Are you worried that your emails won’t reach your customers’ inbox? That your bottom line will get a hit because of how spam filters evaluate your messages? Or perhaps you’re already seeing that your emails go to spam instead of the inbox and you’re looking for help?
If any of these made you nod, then don’t worry. We’ve got you covered! In this article, we’re not only going to tackle the main question – why do emails go to spam? – but also we’re going to offer solutions that’ll help you improve your inbox placement rate.
Best of all, you’ll be able to fix most of the issues listed here all by yourself as they’re related to things like how you’re building and managing your email list or constructing your email templates. Only a few will require some additional help from your email marketing software provider.
So without further ado, here are the 12 reasons why some emails go to spam and what you can do to prevent them from doing so in the future.
12 reasons why emails go to spam and what you can do about it
1. You don’t have the permission to contact your recipients
Although email marketing has always been permission-based, the regulations and the definition of “consent” often varies across different countries.
Because of these differences, you’d often hear about marketers who downloaded an email list from the Internet or bought it from another company, and then thought it’s OK to send them marketing emails as long as you give them the option to unsubscribe. However, that’s no longer enough.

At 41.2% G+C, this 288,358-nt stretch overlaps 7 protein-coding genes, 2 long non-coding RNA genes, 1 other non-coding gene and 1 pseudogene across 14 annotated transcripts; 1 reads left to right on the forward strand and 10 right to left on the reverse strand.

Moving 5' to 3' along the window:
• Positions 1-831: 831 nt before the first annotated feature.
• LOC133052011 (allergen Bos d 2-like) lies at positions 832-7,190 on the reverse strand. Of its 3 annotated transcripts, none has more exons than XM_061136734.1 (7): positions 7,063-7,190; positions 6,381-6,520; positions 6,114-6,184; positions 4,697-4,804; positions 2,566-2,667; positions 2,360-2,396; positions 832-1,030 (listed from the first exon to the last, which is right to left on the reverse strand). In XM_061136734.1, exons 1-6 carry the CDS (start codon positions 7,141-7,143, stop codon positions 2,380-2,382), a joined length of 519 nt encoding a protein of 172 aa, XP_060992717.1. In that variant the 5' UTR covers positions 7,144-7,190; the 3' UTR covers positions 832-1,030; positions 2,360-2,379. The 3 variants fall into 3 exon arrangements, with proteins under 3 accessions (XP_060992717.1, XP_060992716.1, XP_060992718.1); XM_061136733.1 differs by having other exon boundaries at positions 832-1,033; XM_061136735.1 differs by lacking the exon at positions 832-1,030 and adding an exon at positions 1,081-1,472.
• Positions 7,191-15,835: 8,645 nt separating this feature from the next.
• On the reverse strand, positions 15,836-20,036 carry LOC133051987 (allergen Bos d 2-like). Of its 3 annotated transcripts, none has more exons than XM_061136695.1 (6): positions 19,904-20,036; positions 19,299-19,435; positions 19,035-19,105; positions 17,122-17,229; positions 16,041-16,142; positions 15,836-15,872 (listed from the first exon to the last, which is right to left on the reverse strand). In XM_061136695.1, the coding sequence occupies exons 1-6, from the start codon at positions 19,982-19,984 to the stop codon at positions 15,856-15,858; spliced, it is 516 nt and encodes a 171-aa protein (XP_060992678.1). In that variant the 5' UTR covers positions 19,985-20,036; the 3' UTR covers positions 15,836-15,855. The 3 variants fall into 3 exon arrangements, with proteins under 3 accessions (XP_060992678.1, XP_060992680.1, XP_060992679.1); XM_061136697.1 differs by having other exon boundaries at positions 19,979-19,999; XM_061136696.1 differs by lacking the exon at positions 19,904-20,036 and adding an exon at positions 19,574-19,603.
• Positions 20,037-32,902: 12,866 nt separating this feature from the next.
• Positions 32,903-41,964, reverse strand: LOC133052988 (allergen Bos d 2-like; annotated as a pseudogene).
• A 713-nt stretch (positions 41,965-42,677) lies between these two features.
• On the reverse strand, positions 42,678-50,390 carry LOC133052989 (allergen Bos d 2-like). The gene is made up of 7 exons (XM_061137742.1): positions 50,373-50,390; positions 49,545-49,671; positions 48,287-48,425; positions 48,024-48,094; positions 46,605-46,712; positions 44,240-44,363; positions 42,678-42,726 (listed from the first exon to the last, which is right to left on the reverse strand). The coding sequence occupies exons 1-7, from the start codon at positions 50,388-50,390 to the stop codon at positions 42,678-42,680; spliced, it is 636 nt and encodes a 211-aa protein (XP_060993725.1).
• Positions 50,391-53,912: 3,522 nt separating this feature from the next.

Regulations like the Canada Anti-Spam Legislation (CASL), EU General Data Protection Regulation (GDPR), and California Consumer Privacy Act (CCPA) have become stricter about how email marketers handle customer personal information. They’re clear that it’s not enough to offer your email subscribers a way out.
So before you start sending your email campaigns, you should always make sure that you have permission to do so. If you neglect that, you’re not only risking that your emails will be going to spam, but you could also be liable to a fine.
That’s why if:
- you’re still filling your email campaigns with contacts from Outlook, Gmail, LinkedIn, or any other place where you’ve interacted with people,
- you’re an ecommerce business automatically adding people to your list from the checkout page,
- you’re using a pre-checked newsletter consent checkbox in your web form,
- you’re using co-registration or co-sponsored affiliate data with no explicit consent,
- buying or downloading email lists from the ‘reputable sites’…
…you should stop right now.
There are plenty of perfectly good email list building methods out there you could try. For starters, here’s the list of best ways how you can build an email list from scratch.
And if you’re unsure whether it’s OK to contact some of the people who’re already in your database, consider running a reconfirmation campaign. By sending an email that’s going to ask your audience explicitly if they want to stay on your list, you can be sure that only those who’re still interested in your offer will remain on the list.
Not sure what these look like? Here’s one example we’ve received when GDPR came into force: – Read more